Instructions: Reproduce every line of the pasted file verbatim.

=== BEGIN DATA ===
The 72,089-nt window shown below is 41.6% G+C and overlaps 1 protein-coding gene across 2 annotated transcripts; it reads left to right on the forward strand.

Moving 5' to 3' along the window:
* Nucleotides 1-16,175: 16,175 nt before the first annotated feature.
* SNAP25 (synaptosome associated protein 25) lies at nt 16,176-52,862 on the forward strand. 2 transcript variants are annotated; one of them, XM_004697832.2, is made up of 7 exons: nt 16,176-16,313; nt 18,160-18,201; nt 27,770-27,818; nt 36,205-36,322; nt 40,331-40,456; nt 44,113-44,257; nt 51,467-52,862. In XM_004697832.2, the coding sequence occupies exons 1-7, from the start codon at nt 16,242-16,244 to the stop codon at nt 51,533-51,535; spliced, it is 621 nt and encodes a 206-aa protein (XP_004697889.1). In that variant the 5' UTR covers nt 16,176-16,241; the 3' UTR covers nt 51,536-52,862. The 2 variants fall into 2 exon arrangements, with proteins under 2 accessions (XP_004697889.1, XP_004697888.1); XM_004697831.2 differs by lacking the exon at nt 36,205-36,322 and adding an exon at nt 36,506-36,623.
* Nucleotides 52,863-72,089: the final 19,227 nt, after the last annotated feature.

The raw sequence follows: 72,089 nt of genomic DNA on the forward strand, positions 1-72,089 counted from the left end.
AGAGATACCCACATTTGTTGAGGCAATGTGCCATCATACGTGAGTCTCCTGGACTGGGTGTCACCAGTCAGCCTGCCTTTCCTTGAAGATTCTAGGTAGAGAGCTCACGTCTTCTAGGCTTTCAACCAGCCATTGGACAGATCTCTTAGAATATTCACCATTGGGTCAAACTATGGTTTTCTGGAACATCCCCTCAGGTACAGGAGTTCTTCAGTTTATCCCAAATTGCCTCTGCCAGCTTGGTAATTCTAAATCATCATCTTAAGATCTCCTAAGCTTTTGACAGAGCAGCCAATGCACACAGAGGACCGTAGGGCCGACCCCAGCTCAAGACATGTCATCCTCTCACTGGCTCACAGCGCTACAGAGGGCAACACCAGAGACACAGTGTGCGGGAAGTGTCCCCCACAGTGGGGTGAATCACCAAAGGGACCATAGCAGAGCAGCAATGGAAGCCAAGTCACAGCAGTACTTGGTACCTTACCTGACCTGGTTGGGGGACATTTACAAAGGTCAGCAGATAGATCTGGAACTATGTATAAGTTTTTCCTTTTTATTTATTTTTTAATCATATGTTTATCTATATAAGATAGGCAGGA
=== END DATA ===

The 72,089-nt window shown below is 41.6% G+C and overlaps 1 protein-coding gene across 2 annotated transcripts; it reads left to right on the forward strand.

Moving 5' to 3' along the window:
* Nucleotides 1-16,175: 16,175 nt before the first annotated feature.
* SNAP25 (synaptosome associated protein 25) lies at nt 16,176-52,862 on the forward strand. 2 transcript variants are annotated; one of them, XM_004697832.2, is made up of 7 exons: nt 16,176-16,313; nt 18,160-18,201; nt 27,770-27,818; nt 36,205-36,322; nt 40,331-40,456; nt 44,113-44,257; nt 51,467-52,862. In XM_004697832.2, the coding sequence occupies exons 1-7, from the start codon at nt 16,242-16,244 to the stop codon at nt 51,533-51,535; spliced, it is 621 nt and encodes a 206-aa protein (XP_004697889.1). In that variant the 5' UTR covers nt 16,176-16,241; the 3' UTR covers nt 51,536-52,862. The 2 variants fall into 2 exon arrangements, with proteins under 2 accessions (XP_004697889.1, XP_004697888.1); XM_004697831.2 differs by lacking the exon at nt 36,205-36,322 and adding an exon at nt 36,506-36,623.
* Nucleotides 52,863-72,089: the final 19,227 nt, after the last annotated feature.

The raw sequence follows: 72,089 nt of genomic DNA on the forward strand, positions 1-72,089 counted from the left end.
AGAGATACCCACATTTGTTGAGGCAATGTGCCATCATACGTGAGTCTCCTGGACTGGGTGTCACCAGTCAGCCTGCCTTTCCTTGAAGATTCTAGGTAGAGAGCTCACGTCTTCTAGGCTTTCAACCAGCCATTGGACAGATCTCTTAGAATATTCACCATTGGGTCAAACTATGGTTTTCTGGAACATCCCCTCAGGTACAGGAGTTCTTCAGTTTATCCCAAATTGCCTCTGCCAGCTTGGTAATTCTAAATCATCATCTTAAGATCTCCTAAGCTTTTGACAGAGCAGCCAATGCACACAGAGGACCGTAGGGCCGACCCCAGCTCAAGACATGTCATCCTCTCACTGGCTCACAGCGCTACAGAGGGCAACACCAGAGACACAGTGTGCGGGAAGTGTCCCCCACAGTGGGGTGAATCACCAAAGGGACCATAGCAGAGCAGCAATGGAAGCCAAGTCACAGCAGTACTTGGTACCTTACCTGACCTGGTTGGGGGACATTTACAAAGGTCAGCAGATAGATCTGGAACTATGTATAAGTTTTTCCTTTTTATTTATTTTTTAATCATATGTTTATCTATATAAGATAGGCAGGA